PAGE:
Trucker claims ‘horrific’ hours

A former Southfuels driver has raised concerns about dangerous levels of fatigue among drivers....
A former Southfuels driver has raised concerns about dangerous levels of fatigue among drivers. PHOTO: STEPHEN JAQUIERY
A South Island trucking company is under investigation over a whistleblower’s claim exhausted drivers are being pressured to work illegal hours.

John Campbell, a former driver for fuel delivery business Southfuels, believed someone could die if he did not share his experiences with the company.

"It was quite horrific," an emotional Mr Campbell said.

"The fatigue’s horrible."

He recorded 33 instances in just over four months earlier this year where he said he worked beyond the legal 13 hours per day.

Southfuels has since become part of a new entity, Fern, as part of a joint venture with Farmlands.

Legally, truck drivers are only allowed to work 13 hours per day, or 70 hours a week.

But former staff spoken to by the Otago Daily Times said it was common to work over that.

Mr Campbell said he had debated whether to speak out about his experience, but felt if he did not, someone could die.

"It makes me really angry. I almost gave up driving over it."

He has contacted both Waka Kotahi NZ Transport Agency and WorkSafe, which were both looking into the allegations.

An experienced driver based in Christchurch, Mr Campbell drove for the company around the South Island including in Otago and Southland.

The ODT has seen three emails sent by Mr Campbell to one of his managers, where he raises concerns about fatigue and working over his hours.

In the first, he asked the manager to look over his workload for the previous fortnight, saying he was being pushed to the limit and still not getting all his work done.

"Apart from the issue around fatigue management I’m not sure I can maintain this pace indefinitely. Also there is an elevated risk of a mishap being constantly under the gun like this," he wrote.

Four days later he emailed the same manager saying he was struggling badly with fatigue "to the point I’m starting to make stupid mistakes".

Ten days after that, he said he had been outside his hours again the day before and the hours were not sustainable or safe.

During one shift he said he fell asleep three times during a 200m stretch of road.

To get around the electronic logbook system, drivers would add their additional hours to days where they had not actually worked, he said.

He suffered anxiety attacks and nightmares, and alleged he was bullied in an effort to get him to leave — he did soon after.

The ODT has spoken to other former employees who were also aware of staff working over their hours.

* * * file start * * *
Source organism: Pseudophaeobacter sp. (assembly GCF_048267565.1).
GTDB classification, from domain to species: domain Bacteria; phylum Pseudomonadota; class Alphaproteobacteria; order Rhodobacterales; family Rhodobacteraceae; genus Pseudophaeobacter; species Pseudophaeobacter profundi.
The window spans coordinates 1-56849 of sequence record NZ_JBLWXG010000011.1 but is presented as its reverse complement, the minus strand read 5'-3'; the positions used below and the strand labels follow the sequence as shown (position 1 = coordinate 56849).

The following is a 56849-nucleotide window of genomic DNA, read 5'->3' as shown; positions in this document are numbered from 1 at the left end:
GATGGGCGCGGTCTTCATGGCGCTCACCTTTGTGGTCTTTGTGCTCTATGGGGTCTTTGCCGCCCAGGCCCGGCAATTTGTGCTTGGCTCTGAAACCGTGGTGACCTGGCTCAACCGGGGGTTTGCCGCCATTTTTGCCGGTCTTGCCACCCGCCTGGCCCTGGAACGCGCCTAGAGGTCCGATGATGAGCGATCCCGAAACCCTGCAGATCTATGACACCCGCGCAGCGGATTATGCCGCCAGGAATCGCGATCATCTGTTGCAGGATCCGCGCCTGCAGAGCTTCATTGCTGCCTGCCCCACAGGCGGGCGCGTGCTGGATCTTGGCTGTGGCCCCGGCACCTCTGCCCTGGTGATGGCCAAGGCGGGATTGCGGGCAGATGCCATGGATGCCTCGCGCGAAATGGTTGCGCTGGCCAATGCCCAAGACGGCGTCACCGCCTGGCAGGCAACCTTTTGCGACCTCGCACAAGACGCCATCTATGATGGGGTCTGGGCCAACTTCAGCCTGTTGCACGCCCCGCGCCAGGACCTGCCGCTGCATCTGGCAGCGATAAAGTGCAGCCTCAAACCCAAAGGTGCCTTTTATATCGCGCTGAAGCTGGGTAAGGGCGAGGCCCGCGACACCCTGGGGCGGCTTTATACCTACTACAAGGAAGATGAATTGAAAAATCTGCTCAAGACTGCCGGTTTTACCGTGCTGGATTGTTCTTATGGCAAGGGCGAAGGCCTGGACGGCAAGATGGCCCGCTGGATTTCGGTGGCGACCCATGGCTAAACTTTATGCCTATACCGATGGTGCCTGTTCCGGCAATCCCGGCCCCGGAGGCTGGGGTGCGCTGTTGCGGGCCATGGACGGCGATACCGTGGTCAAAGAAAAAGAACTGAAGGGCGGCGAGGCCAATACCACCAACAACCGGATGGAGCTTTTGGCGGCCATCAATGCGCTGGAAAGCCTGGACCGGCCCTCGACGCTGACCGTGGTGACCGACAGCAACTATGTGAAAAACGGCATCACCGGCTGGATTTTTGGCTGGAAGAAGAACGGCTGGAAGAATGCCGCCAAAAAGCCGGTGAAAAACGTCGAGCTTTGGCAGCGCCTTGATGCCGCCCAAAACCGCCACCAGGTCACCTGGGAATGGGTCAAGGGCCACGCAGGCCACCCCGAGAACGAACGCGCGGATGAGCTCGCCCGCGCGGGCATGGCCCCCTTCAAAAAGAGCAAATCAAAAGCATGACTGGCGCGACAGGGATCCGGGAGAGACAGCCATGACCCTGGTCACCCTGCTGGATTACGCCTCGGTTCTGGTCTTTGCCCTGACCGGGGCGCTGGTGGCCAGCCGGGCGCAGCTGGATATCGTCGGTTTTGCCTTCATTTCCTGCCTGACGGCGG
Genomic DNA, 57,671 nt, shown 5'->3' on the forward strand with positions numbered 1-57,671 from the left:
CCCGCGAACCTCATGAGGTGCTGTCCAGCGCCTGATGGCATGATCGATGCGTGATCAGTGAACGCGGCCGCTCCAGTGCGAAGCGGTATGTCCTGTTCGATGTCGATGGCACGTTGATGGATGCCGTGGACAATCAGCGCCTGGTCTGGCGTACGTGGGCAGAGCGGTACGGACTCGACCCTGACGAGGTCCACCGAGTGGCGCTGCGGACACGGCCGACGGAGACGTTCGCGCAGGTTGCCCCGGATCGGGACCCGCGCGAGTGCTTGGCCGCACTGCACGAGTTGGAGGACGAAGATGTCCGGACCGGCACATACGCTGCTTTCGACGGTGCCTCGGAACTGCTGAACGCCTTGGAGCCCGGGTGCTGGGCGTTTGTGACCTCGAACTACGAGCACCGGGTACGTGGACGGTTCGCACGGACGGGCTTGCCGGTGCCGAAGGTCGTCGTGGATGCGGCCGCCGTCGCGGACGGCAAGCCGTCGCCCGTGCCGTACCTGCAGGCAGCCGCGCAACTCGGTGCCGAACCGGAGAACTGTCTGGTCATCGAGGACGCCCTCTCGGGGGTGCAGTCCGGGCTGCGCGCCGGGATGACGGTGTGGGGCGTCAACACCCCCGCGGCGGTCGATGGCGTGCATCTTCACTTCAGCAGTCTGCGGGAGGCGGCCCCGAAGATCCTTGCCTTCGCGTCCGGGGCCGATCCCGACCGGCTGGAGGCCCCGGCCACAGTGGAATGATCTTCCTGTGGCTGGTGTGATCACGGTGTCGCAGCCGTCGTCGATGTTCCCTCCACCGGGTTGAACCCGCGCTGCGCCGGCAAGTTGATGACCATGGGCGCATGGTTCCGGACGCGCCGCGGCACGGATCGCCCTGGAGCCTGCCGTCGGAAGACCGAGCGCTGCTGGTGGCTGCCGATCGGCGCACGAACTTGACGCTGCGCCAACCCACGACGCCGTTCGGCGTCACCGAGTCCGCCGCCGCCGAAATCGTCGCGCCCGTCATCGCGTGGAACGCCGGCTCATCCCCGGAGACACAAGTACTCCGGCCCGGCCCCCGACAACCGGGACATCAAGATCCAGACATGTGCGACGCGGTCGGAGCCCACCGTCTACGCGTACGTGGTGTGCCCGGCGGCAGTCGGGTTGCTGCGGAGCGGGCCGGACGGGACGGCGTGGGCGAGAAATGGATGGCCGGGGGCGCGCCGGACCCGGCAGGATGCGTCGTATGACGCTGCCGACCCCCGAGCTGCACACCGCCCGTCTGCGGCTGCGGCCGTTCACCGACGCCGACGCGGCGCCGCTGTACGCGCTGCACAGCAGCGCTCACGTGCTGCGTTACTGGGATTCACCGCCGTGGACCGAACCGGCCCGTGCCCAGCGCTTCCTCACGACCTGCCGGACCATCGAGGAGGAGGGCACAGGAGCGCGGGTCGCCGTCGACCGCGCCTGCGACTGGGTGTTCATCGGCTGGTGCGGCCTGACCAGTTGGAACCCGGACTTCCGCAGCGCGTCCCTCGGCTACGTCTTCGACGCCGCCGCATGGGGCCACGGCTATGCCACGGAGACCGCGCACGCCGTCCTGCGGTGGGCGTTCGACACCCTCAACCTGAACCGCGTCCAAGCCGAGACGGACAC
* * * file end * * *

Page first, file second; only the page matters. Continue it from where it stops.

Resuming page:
One, a former manager with the company, said it was pretty common for staff to be expected to drive back to Dunedin from places like Invercargill after finishing their work, adding hours on top of their legal limit.

"It used to be a good company to work for, and now it wasn’t," he said.

Fern Energy chief executive Bryan Jamison said the company was "aware of negative commentary about our operations that a former employee of Southfuels is currently circulating".

"Fern takes our Land Transport and Health and Safety obligations extremely seriously and we do not take shortcuts when it comes to the wellbeing and safety of our staff."

The former employee worked with Southfuels for a very short period and chose to resign from the business when conduct and performance issues were raised, he said.

"As this is an ongoing employment relations matter and for privacy reasons, we will not be commenting further."

A WorkSafe spokesman said it was conducting initial inquiries to determine the appropriate response.

Waka Kotahi declined to comment on any potential inquiries that were ongoing, but it is understood to be investigating.

As of mid-December, that investigation remained ongoing.

"[We take] logbook compliance extremely seriously given the potential for fatigue to lead to serious and more than likely fatality crashes where large freight trucks are involved — for drivers as well as other road users," South Island compliance manager Kelvin Lloyd said.

"To some, fatigue might seem like a minor concern, yet it costs companies millions of dollars each year in excess costs, accidents and errors as well as costs to society as a whole."

The social cost for fatigue-related crashes in 2019 was $283 million, he said.

First Union transport, logistics and manufacturing organiser Justin Wallace said being asked to work extra hours was part of the normal life of a truck driver.

The union had concerns about how many hours drivers were being asked to do, he said.

"Even though in some cases drivers are paid well for their jobs a large majority work longer hours to financially survive.

"This is particularly the case in the last couple of years as the cost of living rises so does the need to work longer hours to compensate."